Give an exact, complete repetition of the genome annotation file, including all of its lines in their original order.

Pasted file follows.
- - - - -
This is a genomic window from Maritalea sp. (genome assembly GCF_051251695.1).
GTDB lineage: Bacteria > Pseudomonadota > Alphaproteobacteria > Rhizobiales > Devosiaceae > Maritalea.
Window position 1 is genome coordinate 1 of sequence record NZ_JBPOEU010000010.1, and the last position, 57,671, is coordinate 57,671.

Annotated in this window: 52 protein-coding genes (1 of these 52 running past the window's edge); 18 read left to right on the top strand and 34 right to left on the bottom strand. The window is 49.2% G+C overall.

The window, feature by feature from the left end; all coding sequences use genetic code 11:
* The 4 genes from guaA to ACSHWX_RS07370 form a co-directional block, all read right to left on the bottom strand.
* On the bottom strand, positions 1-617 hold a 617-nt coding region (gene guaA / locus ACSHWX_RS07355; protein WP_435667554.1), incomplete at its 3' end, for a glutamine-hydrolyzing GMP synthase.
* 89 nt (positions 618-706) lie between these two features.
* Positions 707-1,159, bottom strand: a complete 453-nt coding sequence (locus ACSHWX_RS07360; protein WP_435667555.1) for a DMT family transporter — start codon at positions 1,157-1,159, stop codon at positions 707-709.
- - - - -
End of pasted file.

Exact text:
This is a genomic window from Maritalea sp. (genome assembly GCF_051251695.1).
GTDB lineage: Bacteria > Pseudomonadota > Alphaproteobacteria > Rhizobiales > Devosiaceae > Maritalea.
Window position 1 is genome coordinate 1 of sequence record NZ_JBPOEU010000010.1, and the last position, 57,671, is coordinate 57,671.

Annotated in this window: 52 protein-coding genes (1 of these 52 running past the window's edge); 18 read left to right on the top strand and 34 right to left on the bottom strand. The window is 49.2% G+C overall.

The window, feature by feature from the left end; all coding sequences use genetic code 11:
* The 4 genes from guaA to ACSHWX_RS07370 form a co-directional block, all read right to left on the bottom strand.
* On the bottom strand, positions 1-617 hold a 617-nt coding region (gene guaA / locus ACSHWX_RS07355; protein WP_435667554.1), incomplete at its 3' end, for a glutamine-hydrolyzing GMP synthase.
* 89 nt (positions 618-706) lie between these two features.
* Positions 707-1,159, bottom strand: a complete 453-nt coding sequence (locus ACSHWX_RS07360; protein WP_435667555.1) for a DMT family transporter — start codon at positions 1,157-1,159, stop codon at positions 707-709.